County could get Scientology death case

Palm Beach Post/May 28, 2003
By Susan Spencer-Wendel

West Palm Beach -- Seven years of legal wrangling over the death of a Clearwater woman in custody of the Church of Scientology might land at a Palm Beach County courthouse door.

A Pinellas County judge heard Scientology lawyers argue Tuesday that the church cannot receive a fair trial because of extensive negative publicity over the death of Lisa McPherson.

The church lawyers asked that the wrongful death lawsuit be moved to Palm Beach County or, preferably, to Broward County.

A survey conducted by church lawyers this spring in Clearwater showed an overriding prejudice against the church, including some people who labeled it a mind-control cult.

The church lawyers asked that the case be moved to Palm Beach or Broward county because the counties have demographics similar to Pinellas County, said Scientology spokesman Ben Shaw.

The judge made no ruling Tuesday.

McPherson, 36, a devout Scientologist, had a mental breakdown in 1995 and was taken to a church retreat facility where she died 17 days later.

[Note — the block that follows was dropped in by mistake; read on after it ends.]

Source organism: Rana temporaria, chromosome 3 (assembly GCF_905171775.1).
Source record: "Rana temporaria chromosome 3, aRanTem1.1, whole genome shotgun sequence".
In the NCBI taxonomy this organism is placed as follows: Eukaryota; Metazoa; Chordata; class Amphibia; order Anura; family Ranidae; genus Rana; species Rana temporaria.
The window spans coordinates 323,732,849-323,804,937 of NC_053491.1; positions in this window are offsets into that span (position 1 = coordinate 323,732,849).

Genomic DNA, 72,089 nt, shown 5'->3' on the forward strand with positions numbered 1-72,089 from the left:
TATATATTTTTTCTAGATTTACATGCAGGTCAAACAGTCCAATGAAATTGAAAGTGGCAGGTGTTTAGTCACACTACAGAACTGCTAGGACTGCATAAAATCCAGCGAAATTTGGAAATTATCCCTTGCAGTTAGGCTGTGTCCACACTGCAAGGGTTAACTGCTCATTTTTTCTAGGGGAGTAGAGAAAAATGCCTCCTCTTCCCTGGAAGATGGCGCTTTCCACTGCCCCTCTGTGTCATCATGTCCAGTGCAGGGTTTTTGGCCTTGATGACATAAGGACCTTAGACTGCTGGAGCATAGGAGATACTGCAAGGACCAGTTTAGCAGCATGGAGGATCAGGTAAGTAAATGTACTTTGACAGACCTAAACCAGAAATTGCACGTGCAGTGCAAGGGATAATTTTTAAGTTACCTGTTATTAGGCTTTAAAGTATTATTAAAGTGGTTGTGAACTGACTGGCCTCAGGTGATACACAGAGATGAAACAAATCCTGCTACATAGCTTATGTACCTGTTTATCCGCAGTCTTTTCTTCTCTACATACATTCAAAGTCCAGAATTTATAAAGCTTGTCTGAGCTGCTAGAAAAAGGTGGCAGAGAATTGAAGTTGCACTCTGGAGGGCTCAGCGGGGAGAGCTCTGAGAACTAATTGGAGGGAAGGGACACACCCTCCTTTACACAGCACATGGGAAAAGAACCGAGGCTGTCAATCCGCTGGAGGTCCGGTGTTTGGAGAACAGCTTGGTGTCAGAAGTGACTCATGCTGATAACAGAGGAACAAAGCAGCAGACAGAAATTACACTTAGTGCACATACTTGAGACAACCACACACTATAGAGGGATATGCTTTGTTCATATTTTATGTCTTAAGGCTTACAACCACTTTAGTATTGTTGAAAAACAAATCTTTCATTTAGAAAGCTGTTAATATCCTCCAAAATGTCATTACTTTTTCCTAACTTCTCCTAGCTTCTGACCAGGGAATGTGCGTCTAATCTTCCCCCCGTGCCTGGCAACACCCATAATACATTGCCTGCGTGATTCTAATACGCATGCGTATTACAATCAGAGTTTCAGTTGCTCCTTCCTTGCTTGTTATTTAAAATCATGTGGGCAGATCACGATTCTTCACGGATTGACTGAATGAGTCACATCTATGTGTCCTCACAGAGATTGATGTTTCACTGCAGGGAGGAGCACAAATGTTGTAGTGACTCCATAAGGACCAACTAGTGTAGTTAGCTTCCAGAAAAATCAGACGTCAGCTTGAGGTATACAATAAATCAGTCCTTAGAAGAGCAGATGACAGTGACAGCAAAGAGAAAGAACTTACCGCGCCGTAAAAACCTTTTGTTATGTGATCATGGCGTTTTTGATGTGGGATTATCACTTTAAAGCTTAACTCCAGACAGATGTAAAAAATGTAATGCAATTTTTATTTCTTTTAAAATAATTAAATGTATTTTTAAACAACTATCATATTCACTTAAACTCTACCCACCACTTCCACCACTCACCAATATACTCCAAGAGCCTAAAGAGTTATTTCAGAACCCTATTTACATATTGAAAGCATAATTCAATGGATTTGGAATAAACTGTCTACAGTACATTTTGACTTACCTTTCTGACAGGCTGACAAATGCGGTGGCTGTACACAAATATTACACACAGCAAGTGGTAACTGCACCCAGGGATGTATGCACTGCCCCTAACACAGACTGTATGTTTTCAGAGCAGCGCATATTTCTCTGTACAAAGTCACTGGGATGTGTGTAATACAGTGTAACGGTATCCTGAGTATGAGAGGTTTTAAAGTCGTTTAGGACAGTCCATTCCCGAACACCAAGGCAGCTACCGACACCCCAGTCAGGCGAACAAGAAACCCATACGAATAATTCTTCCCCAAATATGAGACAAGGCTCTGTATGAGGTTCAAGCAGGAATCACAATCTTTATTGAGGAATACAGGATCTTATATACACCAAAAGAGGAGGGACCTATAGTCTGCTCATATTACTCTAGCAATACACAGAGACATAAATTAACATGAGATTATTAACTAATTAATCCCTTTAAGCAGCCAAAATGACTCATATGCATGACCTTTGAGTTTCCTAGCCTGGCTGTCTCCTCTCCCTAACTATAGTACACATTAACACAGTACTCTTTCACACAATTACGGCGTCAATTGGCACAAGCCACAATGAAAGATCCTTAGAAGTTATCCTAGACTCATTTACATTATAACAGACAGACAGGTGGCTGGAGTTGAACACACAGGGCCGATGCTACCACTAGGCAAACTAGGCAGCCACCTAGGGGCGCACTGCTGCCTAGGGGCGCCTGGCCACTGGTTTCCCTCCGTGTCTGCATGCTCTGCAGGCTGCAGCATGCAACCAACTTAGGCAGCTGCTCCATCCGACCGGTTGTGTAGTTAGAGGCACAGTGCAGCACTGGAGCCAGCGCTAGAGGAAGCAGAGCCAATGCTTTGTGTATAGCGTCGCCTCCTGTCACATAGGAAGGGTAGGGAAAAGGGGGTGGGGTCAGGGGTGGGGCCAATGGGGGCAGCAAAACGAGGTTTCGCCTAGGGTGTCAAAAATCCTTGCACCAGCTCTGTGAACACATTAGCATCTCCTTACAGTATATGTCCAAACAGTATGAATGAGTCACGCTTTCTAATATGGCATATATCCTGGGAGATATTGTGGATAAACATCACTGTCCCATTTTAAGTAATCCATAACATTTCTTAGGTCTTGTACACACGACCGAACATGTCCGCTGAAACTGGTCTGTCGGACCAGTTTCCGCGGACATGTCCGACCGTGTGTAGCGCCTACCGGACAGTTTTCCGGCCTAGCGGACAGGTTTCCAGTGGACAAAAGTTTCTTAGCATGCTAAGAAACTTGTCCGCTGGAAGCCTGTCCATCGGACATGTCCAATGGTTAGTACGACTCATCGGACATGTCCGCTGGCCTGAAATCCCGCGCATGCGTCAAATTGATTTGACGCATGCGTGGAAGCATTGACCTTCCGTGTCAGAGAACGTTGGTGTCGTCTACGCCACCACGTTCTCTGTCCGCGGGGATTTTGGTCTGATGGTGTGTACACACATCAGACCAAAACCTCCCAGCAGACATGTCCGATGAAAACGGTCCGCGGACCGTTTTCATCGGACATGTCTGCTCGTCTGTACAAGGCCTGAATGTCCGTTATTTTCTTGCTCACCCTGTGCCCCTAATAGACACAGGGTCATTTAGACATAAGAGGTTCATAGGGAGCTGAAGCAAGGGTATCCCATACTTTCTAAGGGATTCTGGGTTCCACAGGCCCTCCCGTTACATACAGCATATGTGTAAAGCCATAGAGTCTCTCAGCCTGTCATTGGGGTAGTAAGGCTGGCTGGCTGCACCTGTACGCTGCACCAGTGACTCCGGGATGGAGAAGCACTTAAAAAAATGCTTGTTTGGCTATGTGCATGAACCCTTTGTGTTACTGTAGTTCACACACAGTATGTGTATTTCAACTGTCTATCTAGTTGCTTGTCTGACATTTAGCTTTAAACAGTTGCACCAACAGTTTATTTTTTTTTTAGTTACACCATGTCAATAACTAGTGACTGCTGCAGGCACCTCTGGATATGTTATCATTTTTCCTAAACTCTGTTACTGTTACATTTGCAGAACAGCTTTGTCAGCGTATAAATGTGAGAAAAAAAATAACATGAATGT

The melee since -- including criminal charges against the church in 1998 -- has spawned a national following in media and on the Internet, with special Web sites devoted to updating the public on the progress of the cases and operating procedures of the church.

Founded 50 years ago by L. Ron Hubbard and now based in Clearwater, Scientology is based on man's search for his spiritual identity.

The church has had runs of bad publicity before, but still has been openly praised by influential leaders and Hollywood stars such as John Travolta and Tom Cruise.

The McPherson case, though, is expected to display a totally different side of the religion, including Scientology staffers -- following Hubbard's regimen for dealing with psychotic members -- keeping McPherson isolated, trying to force-feed her, pumping her full of vitamins and herbs and injecting her with sedatives, according to published accounts.

McPherson's attorney did not return a call for comment Tuesday.

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